REMARKS MADE AT
AN ACCREDITED UNIVERSITY
IN NEW YORK CITY.
First, I’d like to commend the very keen research skills of Antoine Wilson, who wrote me not long ago to clarify the matter of “British Luck,” which Daniel Stewart, a British person, previously defined as: “A thing that doesn’t exist, because the British are not lucky.”
Wrote Mr. Wilson:
“From Brewer’s Dictionary of Phrase & Fable comes this definition: ‘Best of British Luck’—an ironic expression of encouragement, implying that the required luck may not materialize… an elaborated form of ‘the best of luck.’”
While I do not know this Mr. Wilson, I am satisfied that he is not a liar. I am concerned, however, that Mr. Wilson is reading too much. I worry that he has burrowed into some remote corner of a large university library and lives there, tracking down obscure facts and sayings, sleeping by day on a little cot of reference books and left-behind sweaters and trash, prowling the empty reading rooms by night, mistaken frequently for a ghost.
Naturally, I owe Mr. Wilson my thanks (as does Kathleen K, who originally posed the question). But I nonetheless urge him to re-examine his life. Nobody likes a bookworm.
Now on to pressing business.
I recently had the opportunity to address a small audience of scholars and specialists at The New School, the historic university founded by John Dewey and Thorstein Veblen et al in 1919, first as a way of getting the nuns off the streets, and then as a pioneering academy of the social sciences. After a few esteemed colleagues made their own presentations (on the subjects of fist-fighting, letter-writing, my secret work for the US Government, Sandusky, OH, frogs’ legs, and space travel, in that order) I approached The John L. Tishman’s remarkable mechanical podium and made the following remarks. I do not regret them, despite the ensuing controversy, and I reprint them here for the historical record.
“I alluded earlier to the secret work I am currently doing for the United States government. Technically, I am not supposed to speak of it, but I don’t mind giving you this one hint: I have been selected for jury duty. I am obviously very proud that the United States chose me for this very special responsibility, which is noble and certainly not boring and, as we all know, the first step in becoming an ambassador or a spy.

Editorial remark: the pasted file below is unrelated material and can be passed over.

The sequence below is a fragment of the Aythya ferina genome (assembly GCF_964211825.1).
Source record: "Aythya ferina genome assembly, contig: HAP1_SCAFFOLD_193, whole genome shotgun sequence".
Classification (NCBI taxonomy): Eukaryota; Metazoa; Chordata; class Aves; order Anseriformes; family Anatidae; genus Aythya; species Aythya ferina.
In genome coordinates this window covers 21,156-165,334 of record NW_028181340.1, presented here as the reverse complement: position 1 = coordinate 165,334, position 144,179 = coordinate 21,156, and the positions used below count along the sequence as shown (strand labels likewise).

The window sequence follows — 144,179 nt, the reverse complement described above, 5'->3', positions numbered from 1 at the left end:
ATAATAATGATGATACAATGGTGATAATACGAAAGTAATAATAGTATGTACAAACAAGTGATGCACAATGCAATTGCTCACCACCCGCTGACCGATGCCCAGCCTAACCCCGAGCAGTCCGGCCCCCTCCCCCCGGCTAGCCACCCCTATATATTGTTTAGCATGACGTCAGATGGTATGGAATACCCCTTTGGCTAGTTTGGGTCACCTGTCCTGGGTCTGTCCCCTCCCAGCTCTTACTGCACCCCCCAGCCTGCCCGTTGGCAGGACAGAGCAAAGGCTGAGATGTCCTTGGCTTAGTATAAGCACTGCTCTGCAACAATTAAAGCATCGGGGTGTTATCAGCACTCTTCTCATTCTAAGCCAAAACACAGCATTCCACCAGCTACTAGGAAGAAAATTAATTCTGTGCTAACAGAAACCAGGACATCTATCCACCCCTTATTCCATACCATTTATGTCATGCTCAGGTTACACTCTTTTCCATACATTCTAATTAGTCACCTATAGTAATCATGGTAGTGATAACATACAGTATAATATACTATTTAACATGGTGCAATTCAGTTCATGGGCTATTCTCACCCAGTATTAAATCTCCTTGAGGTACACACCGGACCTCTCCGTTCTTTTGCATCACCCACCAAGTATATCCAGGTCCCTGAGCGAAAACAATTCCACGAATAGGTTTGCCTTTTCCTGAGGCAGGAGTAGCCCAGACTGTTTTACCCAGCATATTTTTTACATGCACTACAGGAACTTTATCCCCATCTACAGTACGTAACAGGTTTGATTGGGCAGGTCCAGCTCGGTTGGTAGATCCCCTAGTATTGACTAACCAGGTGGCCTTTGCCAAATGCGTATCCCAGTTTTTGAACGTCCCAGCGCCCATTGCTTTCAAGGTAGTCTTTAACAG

“This is why the selection process for jury duty is so rigorous, unlike, say, hosting readings at universities, which anyone may be chosen at random to do, provided he is a US citizen and not a felon and he has not hosted a reading within the past four years. By contrast, only an elite few are picked to receive a jury duty summons in the mail, and many of those never make it, having accidentally destroyed the summons while attempting to remove the little perforated tabs on the end.
“So why was I chosen? Well, as some of you may know, I am a former professional literary agent, and thus accustomed to pretending to be interested in other people and then deciding their fate. In addition, I think the court system has a natural preference for publishing professionals and literary dilettantes like myself because we already have the club jackets, the free time, and we bring the best brandy. And certainly my reputation as the world’s most celebrated and successful monster hunter, likely came into play as well.
“Whatever the reason, I found myself today sequestered in a beautiful salmon colored room at 100 Centre Street, surrounded by the 300 or so of New York’s most illustrious media personalities who are my peers. And though my service prevented me from adequately preparing for this evening, it did allow me time to reflect upon the vagaries of destiny, the strange and unexpected responsibilities which are sometimes thrust upon us, or at least, upon me.
“And none of these unsought duties I think gives me more pleasure than this: the answering of your questions on the subject of publishing, monster hunting, and any other subject. From my vast files of unanswered questions I have chosen just a few that I have not yet had time to answer, and by your leave, I will do so now.
“Brandon M asks, Which quality will most help a writer achieve success: despair or hopelessness?
“John K Hodgman, Former Professional Literary Agent: The answer is hopelessness, which of course is different from despair. Despair connotes a kind of sad yearning for something which cannot be attained, such as escaping death, or loving without sacrifice, or making a living from writing short stories. Giving up hope, of course, is the first step in finding a kind of peace. I long counseled unpublished writers to stop hoping immediately. To crave poverty and anonymity. To submit their work to magazines and agents and so on, but to then forget that it had ever left their hands. Don’t make follow-up calls, or wait on responses that likely will never come, or pin hopes on something so elusive and so ultimately hollow as publication. Then they could go back to their desks and write for other, better reasons. And those, of course, were the ones who typically did go on to be published.